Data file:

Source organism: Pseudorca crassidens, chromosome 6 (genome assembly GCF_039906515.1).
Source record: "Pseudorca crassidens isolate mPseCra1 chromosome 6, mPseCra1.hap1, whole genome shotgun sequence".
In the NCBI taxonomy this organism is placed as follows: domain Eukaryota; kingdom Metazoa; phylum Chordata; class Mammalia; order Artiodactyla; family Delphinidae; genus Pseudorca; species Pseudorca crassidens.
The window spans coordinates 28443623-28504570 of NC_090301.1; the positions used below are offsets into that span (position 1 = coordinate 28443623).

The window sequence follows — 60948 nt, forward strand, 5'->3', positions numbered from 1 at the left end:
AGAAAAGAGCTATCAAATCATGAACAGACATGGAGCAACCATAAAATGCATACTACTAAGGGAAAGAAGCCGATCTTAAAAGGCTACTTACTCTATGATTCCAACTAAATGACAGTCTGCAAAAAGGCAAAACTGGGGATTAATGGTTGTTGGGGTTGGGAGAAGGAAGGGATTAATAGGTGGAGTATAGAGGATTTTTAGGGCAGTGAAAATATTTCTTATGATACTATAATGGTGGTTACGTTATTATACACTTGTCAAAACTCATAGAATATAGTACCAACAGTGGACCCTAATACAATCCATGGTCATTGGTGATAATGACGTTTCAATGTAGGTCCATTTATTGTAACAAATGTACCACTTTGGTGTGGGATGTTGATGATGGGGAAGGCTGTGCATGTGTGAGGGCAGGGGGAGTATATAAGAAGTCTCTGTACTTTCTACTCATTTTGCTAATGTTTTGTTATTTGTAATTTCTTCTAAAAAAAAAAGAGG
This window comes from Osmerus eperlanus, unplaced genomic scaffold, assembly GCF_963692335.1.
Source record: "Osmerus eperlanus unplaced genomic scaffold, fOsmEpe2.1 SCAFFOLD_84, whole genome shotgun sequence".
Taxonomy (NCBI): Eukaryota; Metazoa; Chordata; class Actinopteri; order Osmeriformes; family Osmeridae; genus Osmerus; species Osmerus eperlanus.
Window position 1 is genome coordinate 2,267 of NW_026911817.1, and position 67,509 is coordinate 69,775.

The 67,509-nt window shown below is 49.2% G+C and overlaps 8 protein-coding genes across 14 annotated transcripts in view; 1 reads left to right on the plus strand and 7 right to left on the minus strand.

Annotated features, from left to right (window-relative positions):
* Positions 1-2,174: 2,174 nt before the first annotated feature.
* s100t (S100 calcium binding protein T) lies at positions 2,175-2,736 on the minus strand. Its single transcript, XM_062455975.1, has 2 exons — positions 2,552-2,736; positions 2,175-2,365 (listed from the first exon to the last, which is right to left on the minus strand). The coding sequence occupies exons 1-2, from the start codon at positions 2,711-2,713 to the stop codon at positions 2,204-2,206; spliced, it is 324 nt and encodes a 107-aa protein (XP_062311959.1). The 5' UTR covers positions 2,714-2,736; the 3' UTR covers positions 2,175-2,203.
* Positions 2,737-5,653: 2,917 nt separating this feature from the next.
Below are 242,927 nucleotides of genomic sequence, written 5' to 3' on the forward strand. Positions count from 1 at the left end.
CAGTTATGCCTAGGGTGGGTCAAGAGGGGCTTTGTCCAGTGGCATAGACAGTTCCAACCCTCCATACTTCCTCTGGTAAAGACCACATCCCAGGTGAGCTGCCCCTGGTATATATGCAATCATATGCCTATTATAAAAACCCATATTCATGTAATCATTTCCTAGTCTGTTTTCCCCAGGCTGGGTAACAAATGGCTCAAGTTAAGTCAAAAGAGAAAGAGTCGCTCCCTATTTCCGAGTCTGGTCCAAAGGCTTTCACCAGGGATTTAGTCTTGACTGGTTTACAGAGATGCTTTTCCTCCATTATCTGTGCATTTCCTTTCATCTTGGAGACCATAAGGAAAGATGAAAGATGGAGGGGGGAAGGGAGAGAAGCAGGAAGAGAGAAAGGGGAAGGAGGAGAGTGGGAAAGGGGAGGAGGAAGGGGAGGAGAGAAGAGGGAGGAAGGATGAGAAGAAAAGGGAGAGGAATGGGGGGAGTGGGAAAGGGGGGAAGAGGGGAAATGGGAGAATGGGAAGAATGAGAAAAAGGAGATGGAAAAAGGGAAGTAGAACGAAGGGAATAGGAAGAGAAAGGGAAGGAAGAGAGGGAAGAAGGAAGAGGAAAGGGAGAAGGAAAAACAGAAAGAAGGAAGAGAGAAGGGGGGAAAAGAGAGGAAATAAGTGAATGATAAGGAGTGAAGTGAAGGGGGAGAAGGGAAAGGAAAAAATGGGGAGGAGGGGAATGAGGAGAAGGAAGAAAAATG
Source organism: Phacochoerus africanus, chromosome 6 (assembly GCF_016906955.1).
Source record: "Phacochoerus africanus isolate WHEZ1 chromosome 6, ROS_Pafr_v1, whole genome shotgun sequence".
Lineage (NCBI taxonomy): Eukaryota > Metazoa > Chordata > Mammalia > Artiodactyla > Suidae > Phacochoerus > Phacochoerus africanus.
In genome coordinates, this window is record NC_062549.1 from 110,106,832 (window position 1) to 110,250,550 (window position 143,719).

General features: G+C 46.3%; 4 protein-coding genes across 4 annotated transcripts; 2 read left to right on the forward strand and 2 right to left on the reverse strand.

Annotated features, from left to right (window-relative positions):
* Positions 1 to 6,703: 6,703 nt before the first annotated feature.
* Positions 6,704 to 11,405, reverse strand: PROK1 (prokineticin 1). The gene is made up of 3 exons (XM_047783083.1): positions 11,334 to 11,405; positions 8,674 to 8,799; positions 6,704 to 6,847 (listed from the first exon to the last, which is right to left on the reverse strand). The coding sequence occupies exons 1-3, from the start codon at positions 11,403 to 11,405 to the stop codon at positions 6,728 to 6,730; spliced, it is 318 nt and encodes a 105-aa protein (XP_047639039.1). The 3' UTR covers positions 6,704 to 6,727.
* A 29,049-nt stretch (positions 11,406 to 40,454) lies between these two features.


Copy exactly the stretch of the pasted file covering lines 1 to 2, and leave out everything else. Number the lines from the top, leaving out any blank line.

Source organism: Pseudorca crassidens, chromosome 6 (genome assembly GCF_039906515.1).
Source record: "Pseudorca crassidens isolate mPseCra1 chromosome 6, mPseCra1.hap1, whole genome shotgun sequence".